The eleventh season of “Supernatural” has been more than a rocky so far, with the writers and creators missing the mark as often as they’ve been hitting it. Though they seem, thankfully, to be trying to get back to the basics, making each episode its own little monster-hunting story a la seasons one and two, the show has been tired, played-out and laughably ludicrous (see episode 7, “Plush”) as often as its been smart, funny and wonderfully engaging (see episode 4, “Baby”).
It seems to have lost its uniquely “Supernatural” touch of self-aware irony, along with any talent it once had for making epic, apocalypse-scale stories seem reasonable and relatable. So the show really needed pull out all the stops for the mid-season finale, if for no other reason than to reassure viewers that there was still something in the show worth sticking around for.
Unfortunately, they failed.
For an episode that was supposed to offer us at least a few answers to some of our more pressing as-yet-unanswered questions, the ninth episode of the eleventh season of “Supernatural,” “O Brother Where Art Thou?,” gave us depressingly little in the way of useful plot points.
Don’t get me wrong, I don’t have a problem with keeping the audience in the dark. Suspense is television’s bread and butter. But in order for suspense to work, it has to be accompanied by action. For every hint you’re dropping that something interesting is going to happen in the future, there needs something interesting happening now. Otherwise it’s just a 45-minute trailer that no one wants to have to sit through.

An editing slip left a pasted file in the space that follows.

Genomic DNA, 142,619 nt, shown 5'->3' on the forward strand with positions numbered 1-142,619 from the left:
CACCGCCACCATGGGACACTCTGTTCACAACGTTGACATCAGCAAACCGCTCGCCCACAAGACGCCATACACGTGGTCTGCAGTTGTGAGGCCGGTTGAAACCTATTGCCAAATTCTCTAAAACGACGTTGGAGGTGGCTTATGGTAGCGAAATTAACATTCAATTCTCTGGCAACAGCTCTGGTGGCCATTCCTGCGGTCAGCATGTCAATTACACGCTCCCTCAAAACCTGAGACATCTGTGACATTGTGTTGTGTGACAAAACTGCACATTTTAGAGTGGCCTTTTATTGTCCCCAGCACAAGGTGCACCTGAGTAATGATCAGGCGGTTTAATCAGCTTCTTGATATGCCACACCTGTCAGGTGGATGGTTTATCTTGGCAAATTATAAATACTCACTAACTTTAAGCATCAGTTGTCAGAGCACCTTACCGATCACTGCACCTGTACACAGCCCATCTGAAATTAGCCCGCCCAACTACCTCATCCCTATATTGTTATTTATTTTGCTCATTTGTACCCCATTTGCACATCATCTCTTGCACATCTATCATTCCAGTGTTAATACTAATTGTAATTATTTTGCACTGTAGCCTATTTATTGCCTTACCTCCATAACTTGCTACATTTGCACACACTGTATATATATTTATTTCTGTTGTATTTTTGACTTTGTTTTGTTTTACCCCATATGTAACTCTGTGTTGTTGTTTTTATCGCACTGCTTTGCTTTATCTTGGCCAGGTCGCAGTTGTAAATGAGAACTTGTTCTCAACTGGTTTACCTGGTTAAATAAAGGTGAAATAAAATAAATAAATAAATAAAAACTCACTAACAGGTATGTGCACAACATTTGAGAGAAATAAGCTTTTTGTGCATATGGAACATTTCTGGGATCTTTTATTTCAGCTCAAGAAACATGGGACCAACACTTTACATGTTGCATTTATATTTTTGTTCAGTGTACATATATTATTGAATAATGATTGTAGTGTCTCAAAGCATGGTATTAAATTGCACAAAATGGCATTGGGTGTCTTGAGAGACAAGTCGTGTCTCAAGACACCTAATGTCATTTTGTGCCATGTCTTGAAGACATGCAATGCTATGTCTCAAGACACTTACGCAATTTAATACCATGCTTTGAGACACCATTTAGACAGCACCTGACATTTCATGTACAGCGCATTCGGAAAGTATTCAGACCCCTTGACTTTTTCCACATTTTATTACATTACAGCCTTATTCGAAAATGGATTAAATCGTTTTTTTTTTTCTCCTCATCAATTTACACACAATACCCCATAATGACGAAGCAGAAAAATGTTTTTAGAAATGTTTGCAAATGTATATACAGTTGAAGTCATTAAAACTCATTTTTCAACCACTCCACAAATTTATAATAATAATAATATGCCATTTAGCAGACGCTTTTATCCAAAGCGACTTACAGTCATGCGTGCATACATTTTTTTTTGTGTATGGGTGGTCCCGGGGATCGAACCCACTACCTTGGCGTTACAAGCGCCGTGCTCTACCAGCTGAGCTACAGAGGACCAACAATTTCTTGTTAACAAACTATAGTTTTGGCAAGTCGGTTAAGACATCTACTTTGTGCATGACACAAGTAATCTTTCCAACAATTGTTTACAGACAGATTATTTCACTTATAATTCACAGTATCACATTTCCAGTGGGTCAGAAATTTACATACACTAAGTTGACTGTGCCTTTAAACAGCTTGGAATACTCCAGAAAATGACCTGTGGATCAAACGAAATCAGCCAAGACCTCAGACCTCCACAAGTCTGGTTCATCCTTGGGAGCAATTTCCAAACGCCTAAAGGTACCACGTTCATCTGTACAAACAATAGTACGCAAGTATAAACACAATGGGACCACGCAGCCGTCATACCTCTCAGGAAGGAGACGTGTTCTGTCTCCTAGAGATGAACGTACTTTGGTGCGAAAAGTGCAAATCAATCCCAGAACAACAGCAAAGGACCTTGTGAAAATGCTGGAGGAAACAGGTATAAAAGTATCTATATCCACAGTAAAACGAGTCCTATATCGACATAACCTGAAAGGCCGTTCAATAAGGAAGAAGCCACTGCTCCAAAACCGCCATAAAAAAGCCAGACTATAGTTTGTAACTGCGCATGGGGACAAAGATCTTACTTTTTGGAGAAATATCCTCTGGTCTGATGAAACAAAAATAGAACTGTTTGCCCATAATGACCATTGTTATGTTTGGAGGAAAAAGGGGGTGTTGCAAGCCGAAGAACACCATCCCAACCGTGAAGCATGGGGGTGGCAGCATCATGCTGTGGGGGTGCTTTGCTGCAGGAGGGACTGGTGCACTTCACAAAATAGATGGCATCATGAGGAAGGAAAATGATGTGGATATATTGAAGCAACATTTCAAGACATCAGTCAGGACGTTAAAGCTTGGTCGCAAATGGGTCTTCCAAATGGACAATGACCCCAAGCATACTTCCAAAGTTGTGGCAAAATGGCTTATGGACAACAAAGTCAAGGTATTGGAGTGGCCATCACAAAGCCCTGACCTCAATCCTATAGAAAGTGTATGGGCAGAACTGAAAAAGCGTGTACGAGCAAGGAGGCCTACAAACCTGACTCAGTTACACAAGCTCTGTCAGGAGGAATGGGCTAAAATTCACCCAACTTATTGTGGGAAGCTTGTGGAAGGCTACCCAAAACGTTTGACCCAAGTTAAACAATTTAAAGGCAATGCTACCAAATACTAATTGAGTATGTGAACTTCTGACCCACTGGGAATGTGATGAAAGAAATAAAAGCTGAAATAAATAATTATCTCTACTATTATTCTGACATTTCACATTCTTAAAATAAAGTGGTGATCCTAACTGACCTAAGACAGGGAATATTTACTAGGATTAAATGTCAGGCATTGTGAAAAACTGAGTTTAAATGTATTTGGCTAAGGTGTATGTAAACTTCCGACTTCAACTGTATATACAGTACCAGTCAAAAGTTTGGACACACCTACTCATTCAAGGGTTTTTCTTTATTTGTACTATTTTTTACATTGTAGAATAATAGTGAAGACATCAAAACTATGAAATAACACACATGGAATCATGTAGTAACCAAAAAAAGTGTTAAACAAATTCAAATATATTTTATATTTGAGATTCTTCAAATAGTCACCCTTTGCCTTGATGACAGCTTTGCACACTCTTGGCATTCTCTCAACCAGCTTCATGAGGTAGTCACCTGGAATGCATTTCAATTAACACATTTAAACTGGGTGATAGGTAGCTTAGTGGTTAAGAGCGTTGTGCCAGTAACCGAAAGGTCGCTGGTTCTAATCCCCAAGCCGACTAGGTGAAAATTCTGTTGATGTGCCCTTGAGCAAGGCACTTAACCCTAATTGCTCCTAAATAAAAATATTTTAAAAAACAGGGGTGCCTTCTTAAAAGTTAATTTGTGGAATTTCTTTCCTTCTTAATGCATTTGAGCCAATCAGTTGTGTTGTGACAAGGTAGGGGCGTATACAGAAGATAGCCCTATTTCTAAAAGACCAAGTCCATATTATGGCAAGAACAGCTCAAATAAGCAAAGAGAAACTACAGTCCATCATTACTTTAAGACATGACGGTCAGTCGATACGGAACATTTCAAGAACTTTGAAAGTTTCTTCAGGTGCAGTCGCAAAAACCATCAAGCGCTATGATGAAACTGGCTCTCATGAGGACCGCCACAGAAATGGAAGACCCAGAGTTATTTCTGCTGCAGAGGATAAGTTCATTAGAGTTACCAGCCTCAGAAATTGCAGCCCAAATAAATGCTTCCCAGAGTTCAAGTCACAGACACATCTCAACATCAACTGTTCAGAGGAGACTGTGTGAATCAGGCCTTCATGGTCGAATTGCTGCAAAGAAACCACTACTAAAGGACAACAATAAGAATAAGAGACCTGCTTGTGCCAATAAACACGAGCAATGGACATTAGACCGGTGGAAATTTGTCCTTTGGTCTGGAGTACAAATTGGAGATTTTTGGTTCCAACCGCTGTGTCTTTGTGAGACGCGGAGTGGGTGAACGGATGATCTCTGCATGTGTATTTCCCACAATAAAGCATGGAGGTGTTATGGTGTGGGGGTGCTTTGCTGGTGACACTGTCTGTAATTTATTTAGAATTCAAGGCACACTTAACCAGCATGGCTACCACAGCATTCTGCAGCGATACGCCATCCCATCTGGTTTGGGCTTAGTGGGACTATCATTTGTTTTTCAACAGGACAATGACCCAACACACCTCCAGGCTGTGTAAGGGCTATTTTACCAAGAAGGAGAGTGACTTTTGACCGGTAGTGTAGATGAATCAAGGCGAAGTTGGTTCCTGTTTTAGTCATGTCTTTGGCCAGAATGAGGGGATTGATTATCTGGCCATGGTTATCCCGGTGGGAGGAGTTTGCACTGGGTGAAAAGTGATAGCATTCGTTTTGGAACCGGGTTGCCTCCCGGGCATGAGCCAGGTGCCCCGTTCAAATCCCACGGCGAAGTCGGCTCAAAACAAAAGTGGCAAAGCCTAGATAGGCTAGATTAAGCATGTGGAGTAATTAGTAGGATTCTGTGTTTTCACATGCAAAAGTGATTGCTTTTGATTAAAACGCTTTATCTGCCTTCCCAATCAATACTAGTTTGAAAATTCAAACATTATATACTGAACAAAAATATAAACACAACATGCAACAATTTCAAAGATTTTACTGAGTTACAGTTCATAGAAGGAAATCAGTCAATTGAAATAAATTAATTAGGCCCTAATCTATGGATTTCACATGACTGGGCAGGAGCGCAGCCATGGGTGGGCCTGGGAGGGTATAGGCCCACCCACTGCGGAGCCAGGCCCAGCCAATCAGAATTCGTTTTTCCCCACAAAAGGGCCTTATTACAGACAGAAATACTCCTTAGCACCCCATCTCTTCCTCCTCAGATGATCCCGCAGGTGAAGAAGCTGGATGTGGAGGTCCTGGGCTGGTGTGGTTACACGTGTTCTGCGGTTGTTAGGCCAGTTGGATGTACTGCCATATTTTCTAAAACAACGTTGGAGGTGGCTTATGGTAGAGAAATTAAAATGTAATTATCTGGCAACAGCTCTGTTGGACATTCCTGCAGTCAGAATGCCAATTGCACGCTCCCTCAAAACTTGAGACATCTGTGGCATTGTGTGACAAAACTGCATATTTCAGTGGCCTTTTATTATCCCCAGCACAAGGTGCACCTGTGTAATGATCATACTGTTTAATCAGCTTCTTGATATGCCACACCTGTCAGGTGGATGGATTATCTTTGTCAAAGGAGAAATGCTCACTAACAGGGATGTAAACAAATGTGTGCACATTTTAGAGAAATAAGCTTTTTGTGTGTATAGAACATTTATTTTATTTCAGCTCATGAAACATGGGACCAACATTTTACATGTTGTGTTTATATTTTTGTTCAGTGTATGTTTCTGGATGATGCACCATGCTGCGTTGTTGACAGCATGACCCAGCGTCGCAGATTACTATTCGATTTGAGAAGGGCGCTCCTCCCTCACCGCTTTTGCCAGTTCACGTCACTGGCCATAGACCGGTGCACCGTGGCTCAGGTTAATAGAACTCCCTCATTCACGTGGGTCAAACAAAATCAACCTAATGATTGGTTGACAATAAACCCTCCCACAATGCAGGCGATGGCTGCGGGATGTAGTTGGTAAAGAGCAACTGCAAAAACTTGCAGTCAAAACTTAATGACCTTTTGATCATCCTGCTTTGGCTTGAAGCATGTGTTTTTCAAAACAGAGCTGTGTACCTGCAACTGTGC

Sure, there were some bright, witty moments with the return of our two favorite supporting characters, Rowena and Crowley, but for the most part this episode was slow, passive and over-dramatic. Most of the dialogue is pointless meandering that leads nowhere, with the exchanges between Dean and the Darkness coming off bewildering, unmotivated romance rather than prompting the audience to ask about the nature of their relationship. I can only hope that the writers intend to clarify that particular “bond” in the future because seriously, vague, inscrutable hints about destiny are really not doing it for me right now.
The two threads of plot that the mid-season finale actually manages to pick up—the idea of the minions of Heaven and Hell standing united against the Darkness, and the question of who has been sending Sam visions—are based on things that happened so long ago in the season that we need reminding of why we care with flashbacks to the initial set-ups for these storylines.
Even then, Dean and Sam’s conversations about the meaning of Sam’s visions, who’s been sending them, and what they should do about it have become stale by now. The stakes are too repetitive for us to understand how high they really are: we’ve already heard about what might happen if Rowena escapes with the Book of the Damned (hint: it’s nothing), what might happen if Crowley betrays the Winchesters (which he’ll never do) and what will happen if Dean finds out what Sam’s planning (a lot of yelling).
I didn’t dislike this episode, despite the fact that the music “Supernatural” uses during Sam’s scenes with Lucifer make me want to tear my hair out. Mark Pellegrino (Lucifer) does some great acting, I still love Rowena and I’m eager to see what’s next.
There are hints of greatness everywhere—in a line here or there, in a plot point that’s not developed fully… but despite the fact that I think the basic plot of this episode does have some integrity, the execution of the ideas was actually pitiable. As much as it pains me to say this as a fan, I can’t say I’m looking forward to the season finale.